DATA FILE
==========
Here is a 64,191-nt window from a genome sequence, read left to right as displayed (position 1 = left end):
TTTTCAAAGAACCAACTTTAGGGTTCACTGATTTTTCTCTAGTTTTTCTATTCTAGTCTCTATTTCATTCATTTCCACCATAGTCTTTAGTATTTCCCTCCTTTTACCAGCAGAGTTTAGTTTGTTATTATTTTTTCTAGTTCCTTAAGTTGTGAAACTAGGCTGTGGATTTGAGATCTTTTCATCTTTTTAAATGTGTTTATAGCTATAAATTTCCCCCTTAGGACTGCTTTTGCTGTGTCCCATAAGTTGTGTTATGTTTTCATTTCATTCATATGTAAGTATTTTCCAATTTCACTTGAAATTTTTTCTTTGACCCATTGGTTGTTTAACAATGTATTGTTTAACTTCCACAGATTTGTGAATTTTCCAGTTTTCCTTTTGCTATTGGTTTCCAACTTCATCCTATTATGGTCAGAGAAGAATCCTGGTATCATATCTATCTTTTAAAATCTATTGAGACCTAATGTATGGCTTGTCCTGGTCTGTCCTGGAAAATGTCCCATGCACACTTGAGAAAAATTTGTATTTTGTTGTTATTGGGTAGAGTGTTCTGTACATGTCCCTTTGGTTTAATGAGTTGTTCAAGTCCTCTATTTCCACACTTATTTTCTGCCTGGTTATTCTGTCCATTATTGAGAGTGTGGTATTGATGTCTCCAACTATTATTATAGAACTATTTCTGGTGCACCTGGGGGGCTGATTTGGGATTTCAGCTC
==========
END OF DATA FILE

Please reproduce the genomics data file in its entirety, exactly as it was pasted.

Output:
Here is a 64,191-nt window from a genome sequence, read left to right as displayed (position 1 = left end):
TTTTCAAAGAACCAACTTTAGGGTTCACTGATTTTTCTCTAGTTTTTCTATTCTAGTCTCTATTTCATTCATTTCCACCATAGTCTTTAGTATTTCCCTCCTTTTACCAGCAGAGTTTAGTTTGTTATTATTTTTTCTAGTTCCTTAAGTTGTGAAACTAGGCTGTGGATTTGAGATCTTTTCATCTTTTTAAATGTGTTTATAGCTATAAATTTCCCCCTTAGGACTGCTTTTGCTGTGTCCCATAAGTTGTGTTATGTTTTCATTTCATTCATATGTAAGTATTTTCCAATTTCACTTGAAATTTTTTCTTTGACCCATTGGTTGTTTAACAATGTATTGTTTAACTTCCACAGATTTGTGAATTTTCCAGTTTTCCTTTTGCTATTGGTTTCCAACTTCATCCTATTATGGTCAGAGAAGAATCCTGGTATCATATCTATCTTTTAAAATCTATTGAGACCTAATGTATGGCTTGTCCTGGTCTGTCCTGGAAAATGTCCCATGCACACTTGAGAAAAATTTGTATTTTGTTGTTATTGGGTAGAGTGTTCTGTACATGTCCCTTTGGTTTAATGAGTTGTTCAAGTCCTCTATTTCCACACTTATTTTCTGCCTGGTTATTCTGTCCATTATTGAGAGTGTGGTATTGATGTCTCCAACTATTATTATAGAACTATTTCTGGTGCACCTGGGGGGCTGATTTGGGATTTCAGCTC